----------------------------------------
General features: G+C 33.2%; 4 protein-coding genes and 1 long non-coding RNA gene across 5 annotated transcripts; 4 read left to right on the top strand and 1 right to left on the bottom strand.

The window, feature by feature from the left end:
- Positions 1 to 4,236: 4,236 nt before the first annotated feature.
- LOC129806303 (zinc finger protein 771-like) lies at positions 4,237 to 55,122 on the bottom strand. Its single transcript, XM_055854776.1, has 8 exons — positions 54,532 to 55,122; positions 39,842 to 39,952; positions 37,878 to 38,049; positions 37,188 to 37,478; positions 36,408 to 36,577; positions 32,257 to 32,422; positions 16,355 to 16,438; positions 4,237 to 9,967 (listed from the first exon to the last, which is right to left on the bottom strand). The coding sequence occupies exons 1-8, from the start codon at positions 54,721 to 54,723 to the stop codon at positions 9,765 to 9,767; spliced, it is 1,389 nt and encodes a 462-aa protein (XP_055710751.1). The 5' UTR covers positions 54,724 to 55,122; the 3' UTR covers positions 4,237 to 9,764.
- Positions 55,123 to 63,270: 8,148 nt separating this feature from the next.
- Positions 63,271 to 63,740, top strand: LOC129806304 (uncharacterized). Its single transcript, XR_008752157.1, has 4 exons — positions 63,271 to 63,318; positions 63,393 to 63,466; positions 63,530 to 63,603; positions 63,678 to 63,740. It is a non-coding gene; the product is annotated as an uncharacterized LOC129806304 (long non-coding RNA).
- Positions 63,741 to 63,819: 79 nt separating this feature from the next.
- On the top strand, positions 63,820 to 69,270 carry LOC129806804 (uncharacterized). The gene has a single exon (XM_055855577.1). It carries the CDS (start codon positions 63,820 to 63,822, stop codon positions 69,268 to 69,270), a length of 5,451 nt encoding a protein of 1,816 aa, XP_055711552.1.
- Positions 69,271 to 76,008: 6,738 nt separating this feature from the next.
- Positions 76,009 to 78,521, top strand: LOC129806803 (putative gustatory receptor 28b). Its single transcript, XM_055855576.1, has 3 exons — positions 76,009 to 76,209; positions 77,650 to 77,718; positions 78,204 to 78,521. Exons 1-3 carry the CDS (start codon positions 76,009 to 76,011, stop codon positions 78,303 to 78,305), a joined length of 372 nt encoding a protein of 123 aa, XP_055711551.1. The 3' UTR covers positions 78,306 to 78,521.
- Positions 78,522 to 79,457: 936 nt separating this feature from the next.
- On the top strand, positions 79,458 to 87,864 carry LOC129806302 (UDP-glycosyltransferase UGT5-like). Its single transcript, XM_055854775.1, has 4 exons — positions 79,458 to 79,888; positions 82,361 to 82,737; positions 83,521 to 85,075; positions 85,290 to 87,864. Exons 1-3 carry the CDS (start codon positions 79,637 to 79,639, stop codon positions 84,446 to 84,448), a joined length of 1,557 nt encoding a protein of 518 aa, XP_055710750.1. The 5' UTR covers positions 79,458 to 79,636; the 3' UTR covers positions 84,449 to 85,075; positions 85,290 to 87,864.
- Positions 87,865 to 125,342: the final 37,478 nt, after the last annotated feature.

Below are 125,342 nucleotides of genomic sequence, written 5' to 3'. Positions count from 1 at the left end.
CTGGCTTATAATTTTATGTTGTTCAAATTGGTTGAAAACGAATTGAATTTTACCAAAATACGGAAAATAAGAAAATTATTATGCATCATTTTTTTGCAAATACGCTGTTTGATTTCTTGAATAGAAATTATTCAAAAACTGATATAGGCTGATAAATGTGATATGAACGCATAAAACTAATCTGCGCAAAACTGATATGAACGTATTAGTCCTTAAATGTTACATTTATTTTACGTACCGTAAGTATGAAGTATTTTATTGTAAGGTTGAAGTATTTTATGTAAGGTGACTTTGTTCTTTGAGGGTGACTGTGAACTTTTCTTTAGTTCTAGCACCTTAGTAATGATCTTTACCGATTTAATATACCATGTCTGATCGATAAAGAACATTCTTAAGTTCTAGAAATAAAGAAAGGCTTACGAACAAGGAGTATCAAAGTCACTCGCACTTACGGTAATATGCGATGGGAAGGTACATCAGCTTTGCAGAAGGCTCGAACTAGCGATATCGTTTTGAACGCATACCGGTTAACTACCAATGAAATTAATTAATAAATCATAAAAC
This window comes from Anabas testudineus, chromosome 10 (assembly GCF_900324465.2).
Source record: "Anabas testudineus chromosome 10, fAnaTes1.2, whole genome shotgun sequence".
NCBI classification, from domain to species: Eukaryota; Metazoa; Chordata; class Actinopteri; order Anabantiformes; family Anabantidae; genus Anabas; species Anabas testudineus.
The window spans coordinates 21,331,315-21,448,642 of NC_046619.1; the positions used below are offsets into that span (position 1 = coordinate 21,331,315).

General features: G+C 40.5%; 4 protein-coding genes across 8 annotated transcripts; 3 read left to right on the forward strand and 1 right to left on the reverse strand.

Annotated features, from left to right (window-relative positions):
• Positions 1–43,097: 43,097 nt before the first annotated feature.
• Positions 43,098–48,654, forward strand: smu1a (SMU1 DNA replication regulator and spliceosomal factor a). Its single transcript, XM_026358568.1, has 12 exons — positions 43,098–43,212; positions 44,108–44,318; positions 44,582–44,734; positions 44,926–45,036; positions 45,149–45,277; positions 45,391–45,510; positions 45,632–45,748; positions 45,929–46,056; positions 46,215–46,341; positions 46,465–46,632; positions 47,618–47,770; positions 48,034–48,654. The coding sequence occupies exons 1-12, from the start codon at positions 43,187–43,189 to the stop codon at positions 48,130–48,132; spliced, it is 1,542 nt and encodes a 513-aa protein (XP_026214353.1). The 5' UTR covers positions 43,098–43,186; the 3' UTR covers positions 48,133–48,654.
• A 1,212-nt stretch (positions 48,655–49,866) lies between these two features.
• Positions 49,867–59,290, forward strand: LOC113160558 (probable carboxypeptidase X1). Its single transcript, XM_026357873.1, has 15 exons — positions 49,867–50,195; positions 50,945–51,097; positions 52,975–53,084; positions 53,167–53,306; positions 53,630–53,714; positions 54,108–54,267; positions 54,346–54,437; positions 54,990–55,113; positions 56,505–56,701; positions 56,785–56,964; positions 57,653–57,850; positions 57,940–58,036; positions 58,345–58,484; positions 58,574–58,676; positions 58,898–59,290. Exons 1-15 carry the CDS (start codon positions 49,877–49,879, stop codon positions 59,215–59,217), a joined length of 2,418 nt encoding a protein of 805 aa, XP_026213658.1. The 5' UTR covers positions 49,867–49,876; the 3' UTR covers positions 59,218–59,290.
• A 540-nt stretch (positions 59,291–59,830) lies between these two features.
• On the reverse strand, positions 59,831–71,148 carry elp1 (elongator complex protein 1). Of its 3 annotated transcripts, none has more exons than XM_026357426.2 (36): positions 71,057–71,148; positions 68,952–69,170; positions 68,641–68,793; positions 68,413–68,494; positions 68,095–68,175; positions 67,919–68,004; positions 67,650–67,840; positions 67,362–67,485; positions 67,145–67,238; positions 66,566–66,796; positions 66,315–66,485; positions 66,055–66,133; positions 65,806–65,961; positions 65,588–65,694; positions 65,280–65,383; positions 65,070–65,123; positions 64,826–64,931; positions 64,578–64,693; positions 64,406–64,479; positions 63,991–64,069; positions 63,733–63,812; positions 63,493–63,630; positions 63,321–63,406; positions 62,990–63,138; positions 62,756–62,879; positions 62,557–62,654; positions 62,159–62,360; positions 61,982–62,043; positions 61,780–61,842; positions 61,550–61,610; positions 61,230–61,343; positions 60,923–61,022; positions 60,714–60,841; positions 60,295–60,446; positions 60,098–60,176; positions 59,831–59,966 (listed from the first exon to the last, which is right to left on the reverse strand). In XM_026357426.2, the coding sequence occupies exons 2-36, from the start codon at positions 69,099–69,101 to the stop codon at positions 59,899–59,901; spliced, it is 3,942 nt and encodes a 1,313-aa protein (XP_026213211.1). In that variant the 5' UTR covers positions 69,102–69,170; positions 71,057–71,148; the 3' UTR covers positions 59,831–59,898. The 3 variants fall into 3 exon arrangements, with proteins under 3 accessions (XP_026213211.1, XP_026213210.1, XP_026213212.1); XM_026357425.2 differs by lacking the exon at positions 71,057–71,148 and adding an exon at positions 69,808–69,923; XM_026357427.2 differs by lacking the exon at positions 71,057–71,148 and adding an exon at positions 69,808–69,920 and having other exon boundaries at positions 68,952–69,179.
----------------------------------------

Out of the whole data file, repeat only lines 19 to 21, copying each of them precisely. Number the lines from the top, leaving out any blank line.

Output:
The window spans coordinates 21,331,315-21,448,642 of NC_046619.1; the positions used below are offsets into that span (position 1 = coordinate 21,331,315).

General features: G+C 40.5%; 4 protein-coding genes across 8 annotated transcripts; 3 read left to right on the forward strand and 1 right to left on the reverse strand.

Annotated features, from left to right (window-relative positions):